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Along with dozens of writers, YA and otherwise, this week, I want to talk about Margo Rabb’s piece in the Sunday Times Book Review. (and also say, if you haven't read, you should certainly read Rabb's Cures for Heartbreak, which is indeed heartbreaking, and funny and true and beautifully written)

 

My first instinct is to stand up for my genre, so to speak, to say that Rabb is perpetuating a snobbery that is not nearly so widespread as she thinks. But the truth is, I know exactly how she feels. The words of Mark Haddon and the defenses of Peter Cameron are scarily familiar. Apparently, if you write for an audience who is still in high school, your intellectual capacity is questionable, your literary merit dubious. You get funny looks and awkward silences and conversations come to strange halts. I was in a conversation last week in which an educator, referring to a series of books used for a particular course stated: “This one is a young adult title but I found it very valuable.”

 

But.

 

My editor, Andrew Karre, has an approach to YA Literature that is inspiring, comforting and frankly, makes a lot of sense. He believes that “young adult is a point of view, not a reading level.” I can't help but want to ask the YA critics of the world about the novels they've celebrated that were narrated by a child or a teeanager--just not marketed to them.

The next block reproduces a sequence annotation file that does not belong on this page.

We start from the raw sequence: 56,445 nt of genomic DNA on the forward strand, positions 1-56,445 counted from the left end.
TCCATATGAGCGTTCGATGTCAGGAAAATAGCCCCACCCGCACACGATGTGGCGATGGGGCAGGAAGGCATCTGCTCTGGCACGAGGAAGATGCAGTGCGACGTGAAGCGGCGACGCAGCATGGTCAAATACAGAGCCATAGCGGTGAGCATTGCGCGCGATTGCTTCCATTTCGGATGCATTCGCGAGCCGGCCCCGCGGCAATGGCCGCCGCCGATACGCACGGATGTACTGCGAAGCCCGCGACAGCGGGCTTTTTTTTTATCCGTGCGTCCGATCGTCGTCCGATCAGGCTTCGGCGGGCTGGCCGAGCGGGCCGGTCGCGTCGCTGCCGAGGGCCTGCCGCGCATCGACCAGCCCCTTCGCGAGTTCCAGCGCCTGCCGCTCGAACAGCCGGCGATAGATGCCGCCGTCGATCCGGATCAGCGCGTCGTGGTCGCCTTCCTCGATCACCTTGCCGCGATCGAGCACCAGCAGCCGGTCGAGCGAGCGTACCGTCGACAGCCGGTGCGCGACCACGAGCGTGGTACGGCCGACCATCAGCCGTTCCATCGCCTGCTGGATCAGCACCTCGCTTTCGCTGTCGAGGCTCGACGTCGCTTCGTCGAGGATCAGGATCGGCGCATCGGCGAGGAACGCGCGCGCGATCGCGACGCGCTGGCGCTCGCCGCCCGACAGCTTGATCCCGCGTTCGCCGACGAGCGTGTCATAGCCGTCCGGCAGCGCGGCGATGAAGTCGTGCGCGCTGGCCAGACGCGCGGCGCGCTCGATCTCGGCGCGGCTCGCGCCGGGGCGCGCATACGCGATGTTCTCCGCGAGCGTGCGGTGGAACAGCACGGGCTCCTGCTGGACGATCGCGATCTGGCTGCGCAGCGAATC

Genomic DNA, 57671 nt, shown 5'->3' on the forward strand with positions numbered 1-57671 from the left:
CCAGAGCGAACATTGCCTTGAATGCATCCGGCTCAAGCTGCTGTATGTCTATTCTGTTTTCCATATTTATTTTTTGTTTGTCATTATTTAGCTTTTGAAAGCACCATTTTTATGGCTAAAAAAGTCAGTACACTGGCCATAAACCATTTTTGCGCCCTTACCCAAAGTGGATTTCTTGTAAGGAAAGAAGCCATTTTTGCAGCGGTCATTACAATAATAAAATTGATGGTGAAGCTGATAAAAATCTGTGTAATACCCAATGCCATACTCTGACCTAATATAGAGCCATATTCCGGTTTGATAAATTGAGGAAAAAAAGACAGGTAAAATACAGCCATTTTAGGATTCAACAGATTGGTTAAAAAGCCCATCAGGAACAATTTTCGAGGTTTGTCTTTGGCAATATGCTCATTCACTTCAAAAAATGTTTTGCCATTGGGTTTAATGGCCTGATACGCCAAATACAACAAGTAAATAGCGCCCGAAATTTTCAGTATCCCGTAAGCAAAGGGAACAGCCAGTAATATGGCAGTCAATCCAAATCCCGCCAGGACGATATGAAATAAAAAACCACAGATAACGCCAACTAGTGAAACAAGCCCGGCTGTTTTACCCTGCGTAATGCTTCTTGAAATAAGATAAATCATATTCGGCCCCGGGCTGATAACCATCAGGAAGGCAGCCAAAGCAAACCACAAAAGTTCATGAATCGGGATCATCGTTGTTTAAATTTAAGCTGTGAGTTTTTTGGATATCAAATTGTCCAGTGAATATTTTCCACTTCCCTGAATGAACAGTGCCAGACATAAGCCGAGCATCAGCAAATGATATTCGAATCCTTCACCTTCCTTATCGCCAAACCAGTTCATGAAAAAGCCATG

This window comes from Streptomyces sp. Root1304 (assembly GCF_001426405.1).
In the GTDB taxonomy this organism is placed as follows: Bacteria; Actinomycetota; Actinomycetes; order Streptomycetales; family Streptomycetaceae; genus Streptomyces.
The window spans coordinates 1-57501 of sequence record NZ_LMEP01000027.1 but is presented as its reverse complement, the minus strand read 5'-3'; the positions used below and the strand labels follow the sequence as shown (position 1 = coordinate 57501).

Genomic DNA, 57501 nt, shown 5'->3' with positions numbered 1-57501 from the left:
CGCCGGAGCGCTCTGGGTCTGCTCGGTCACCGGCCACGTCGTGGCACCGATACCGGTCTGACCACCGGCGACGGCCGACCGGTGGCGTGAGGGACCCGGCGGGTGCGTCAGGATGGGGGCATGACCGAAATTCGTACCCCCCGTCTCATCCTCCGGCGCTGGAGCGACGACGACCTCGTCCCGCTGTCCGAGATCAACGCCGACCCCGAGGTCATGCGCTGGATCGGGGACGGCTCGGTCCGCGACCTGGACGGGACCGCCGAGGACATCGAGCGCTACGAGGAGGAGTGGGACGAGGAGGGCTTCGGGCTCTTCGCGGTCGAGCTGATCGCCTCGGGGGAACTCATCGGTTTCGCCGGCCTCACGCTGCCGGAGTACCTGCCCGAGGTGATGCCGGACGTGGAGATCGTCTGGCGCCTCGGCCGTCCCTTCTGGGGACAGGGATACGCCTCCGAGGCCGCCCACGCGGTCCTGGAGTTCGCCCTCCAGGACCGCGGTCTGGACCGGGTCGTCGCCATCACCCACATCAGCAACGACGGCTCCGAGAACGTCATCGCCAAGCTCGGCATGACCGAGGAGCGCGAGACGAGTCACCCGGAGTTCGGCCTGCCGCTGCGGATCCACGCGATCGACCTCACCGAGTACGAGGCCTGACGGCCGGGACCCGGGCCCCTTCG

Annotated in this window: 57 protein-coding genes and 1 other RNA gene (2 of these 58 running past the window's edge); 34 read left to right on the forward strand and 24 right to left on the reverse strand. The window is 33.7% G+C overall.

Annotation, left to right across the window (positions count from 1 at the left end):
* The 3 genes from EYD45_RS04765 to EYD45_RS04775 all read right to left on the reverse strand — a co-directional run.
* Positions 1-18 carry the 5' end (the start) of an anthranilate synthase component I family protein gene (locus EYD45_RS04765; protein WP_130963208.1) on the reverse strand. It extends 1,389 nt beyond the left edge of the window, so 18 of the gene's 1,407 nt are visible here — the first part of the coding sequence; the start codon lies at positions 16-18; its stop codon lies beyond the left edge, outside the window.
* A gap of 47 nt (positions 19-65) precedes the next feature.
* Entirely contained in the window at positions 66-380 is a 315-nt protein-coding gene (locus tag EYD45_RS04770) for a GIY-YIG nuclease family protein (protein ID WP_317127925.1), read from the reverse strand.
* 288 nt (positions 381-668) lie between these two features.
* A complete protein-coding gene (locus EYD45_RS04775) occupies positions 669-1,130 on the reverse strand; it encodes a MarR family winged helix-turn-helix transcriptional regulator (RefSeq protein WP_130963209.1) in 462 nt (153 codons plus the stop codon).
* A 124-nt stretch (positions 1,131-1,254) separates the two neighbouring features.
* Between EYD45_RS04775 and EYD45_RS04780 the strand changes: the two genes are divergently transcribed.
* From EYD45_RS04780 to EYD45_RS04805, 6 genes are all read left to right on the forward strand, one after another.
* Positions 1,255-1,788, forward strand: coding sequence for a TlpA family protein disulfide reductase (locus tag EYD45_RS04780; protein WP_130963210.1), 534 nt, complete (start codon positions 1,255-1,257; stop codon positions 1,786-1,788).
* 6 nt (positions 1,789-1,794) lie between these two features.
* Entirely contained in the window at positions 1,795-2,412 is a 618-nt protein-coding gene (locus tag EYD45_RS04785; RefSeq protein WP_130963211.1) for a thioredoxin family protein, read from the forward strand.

I had never set out to write a young adult book before I wrote THIS IS WHAT I WANT TO TELL YOU. In fact, it began, as I’ve said before, as a book about the twins’ mother, a very dark and grown-up story. But the more I wrote, the more it changed. What I wanted to write about was intensity and passion and first times and an inability to not tell the truth. I wanted to write a story that was specific about an experience that was universal. And what, I thought, was more universal than adolescence, the raw pain and joy and experimentation. Apparently, this makes me a certain kind of writer.

 

And whatever kind of writer this is, maybe the kind that won’t be reviewed in The Times Literary Supplement or excerpted in The New Yorker or blurbed by Nathan Englander or Andre Aciman (I note these two authors, not because of anything they’ve ever said about YA Literature, simply because they wrote my favorite books this year), it is the kind of writer I am. I’ve found an actual home in the stories I write now. I may have to defend the literary merit of my books from here on out, but I’m hoping my audience can speak to that.